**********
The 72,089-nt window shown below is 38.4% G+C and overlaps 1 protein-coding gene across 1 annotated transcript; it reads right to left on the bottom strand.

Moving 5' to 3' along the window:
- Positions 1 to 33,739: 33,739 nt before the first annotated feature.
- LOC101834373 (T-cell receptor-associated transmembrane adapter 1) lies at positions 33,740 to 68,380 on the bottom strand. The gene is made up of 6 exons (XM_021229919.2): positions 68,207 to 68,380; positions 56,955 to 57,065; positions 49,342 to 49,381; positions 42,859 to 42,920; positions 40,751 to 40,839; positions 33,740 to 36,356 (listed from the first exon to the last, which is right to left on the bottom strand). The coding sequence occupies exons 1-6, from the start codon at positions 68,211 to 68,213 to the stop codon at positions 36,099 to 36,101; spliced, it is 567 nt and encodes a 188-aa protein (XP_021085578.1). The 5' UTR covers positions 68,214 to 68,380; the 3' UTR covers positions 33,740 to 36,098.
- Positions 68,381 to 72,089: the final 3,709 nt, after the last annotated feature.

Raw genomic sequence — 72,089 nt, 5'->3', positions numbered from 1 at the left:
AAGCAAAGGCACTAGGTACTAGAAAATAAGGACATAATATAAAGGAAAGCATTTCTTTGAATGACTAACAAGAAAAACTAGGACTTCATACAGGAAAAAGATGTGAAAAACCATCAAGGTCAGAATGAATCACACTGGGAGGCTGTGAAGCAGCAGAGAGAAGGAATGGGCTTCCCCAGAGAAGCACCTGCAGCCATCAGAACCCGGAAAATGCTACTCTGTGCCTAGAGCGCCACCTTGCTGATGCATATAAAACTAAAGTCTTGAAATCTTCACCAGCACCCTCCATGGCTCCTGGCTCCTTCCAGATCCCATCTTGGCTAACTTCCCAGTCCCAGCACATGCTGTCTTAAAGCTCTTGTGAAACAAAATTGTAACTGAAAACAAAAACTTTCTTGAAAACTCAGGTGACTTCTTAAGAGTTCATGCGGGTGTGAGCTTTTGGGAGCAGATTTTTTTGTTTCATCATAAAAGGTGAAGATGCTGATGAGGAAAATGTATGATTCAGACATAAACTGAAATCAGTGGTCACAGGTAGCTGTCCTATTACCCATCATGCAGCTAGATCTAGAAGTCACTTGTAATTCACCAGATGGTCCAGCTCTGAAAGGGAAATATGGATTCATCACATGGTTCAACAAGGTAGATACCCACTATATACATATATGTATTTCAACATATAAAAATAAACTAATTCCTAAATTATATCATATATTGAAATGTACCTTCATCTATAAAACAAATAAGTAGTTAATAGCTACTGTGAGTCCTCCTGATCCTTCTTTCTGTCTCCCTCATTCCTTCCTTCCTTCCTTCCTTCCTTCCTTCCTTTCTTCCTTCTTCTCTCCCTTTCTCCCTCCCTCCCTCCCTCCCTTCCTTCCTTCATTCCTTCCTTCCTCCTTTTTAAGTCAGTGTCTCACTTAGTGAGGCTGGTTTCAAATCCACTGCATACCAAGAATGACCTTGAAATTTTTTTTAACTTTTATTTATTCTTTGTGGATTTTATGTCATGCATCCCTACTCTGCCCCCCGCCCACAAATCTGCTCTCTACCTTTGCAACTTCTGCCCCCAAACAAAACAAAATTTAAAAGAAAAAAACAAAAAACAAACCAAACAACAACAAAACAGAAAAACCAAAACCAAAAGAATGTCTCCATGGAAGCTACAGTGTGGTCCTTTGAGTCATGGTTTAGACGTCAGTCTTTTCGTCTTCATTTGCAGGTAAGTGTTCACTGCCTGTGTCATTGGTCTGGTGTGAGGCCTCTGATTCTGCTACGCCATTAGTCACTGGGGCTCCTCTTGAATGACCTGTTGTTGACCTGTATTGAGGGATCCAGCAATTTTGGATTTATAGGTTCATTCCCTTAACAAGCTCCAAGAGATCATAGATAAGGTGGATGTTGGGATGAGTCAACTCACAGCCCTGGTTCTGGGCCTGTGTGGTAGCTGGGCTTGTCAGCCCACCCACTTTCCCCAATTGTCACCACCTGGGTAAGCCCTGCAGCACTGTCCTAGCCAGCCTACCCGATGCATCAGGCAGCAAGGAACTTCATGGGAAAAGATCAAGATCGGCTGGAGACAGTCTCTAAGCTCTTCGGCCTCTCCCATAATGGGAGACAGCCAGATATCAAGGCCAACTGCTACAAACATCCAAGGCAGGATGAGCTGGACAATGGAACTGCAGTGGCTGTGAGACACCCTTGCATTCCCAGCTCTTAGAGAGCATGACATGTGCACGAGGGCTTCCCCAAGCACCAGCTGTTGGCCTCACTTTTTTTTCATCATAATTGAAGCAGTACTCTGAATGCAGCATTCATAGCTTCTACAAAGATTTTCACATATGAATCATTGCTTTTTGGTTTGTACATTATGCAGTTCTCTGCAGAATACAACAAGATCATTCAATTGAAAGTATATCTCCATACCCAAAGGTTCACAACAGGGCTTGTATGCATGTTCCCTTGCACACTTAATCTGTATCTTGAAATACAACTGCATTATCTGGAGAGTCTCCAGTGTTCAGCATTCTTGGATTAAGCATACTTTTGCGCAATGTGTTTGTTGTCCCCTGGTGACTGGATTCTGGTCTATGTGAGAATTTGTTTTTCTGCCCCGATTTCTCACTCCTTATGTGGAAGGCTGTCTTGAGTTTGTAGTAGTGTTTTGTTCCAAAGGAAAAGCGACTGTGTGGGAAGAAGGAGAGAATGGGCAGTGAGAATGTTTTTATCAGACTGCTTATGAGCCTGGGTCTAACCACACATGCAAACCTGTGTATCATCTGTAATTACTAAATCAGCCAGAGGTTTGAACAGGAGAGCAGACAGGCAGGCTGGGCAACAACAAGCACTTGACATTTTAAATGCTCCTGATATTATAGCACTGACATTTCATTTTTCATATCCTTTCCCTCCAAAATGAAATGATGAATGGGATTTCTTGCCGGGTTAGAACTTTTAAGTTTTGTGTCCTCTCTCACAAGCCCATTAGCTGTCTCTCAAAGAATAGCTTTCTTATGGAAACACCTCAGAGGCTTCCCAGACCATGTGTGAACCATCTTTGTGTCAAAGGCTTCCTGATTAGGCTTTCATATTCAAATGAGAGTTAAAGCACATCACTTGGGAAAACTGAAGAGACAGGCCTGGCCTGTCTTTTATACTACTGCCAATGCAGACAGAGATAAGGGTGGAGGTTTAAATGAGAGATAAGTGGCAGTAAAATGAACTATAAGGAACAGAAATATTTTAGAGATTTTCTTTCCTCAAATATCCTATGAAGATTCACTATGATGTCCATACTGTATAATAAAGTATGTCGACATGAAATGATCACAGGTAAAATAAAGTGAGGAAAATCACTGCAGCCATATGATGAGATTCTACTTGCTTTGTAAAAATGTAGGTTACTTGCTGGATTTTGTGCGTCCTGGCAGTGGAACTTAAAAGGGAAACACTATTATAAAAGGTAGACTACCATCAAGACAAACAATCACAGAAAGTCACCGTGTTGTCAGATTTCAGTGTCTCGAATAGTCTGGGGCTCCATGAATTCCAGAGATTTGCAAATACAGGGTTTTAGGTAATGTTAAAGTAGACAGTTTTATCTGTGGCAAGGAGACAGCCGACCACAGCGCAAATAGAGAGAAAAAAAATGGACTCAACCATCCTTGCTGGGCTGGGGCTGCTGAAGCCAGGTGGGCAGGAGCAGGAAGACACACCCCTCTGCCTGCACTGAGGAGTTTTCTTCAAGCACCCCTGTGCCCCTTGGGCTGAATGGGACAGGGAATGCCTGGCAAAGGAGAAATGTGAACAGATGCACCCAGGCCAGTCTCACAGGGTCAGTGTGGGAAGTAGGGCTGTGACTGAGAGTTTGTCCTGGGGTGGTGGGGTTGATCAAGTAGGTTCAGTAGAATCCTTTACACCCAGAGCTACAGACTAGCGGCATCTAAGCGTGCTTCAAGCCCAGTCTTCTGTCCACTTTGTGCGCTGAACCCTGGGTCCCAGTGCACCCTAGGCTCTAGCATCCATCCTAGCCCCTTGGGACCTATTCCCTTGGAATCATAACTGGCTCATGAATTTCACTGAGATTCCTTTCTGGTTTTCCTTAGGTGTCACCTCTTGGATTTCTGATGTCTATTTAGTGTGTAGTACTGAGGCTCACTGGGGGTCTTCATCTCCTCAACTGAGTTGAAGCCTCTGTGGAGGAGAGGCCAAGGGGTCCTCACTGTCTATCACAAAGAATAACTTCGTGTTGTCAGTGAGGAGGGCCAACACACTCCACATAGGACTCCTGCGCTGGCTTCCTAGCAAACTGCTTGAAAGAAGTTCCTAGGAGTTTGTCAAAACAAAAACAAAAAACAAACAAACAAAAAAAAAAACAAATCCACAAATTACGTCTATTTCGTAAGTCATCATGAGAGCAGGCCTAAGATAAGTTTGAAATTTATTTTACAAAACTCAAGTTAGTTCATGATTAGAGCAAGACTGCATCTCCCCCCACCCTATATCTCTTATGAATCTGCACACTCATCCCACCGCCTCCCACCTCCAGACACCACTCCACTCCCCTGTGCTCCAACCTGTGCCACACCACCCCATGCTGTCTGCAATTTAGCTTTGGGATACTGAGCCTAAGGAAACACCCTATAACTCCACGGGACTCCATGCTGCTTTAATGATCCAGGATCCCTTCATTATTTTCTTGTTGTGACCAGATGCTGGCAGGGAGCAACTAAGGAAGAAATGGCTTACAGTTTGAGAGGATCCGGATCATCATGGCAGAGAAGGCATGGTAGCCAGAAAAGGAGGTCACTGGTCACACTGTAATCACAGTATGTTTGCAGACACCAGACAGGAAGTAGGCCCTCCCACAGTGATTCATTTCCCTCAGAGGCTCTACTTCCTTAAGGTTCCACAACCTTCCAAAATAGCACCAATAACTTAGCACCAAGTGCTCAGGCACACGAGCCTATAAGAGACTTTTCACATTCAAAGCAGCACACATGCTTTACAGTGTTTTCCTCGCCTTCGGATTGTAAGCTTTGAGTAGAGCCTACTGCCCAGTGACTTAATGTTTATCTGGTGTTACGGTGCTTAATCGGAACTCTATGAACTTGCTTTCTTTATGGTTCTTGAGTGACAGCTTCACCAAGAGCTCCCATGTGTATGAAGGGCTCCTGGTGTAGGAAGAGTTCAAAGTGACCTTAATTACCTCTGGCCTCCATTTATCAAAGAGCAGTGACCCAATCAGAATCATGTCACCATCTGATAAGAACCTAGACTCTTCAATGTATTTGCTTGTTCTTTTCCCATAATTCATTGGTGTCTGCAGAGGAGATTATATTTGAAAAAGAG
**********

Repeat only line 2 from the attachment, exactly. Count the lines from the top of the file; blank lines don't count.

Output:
Moving 5' to 3' along the window: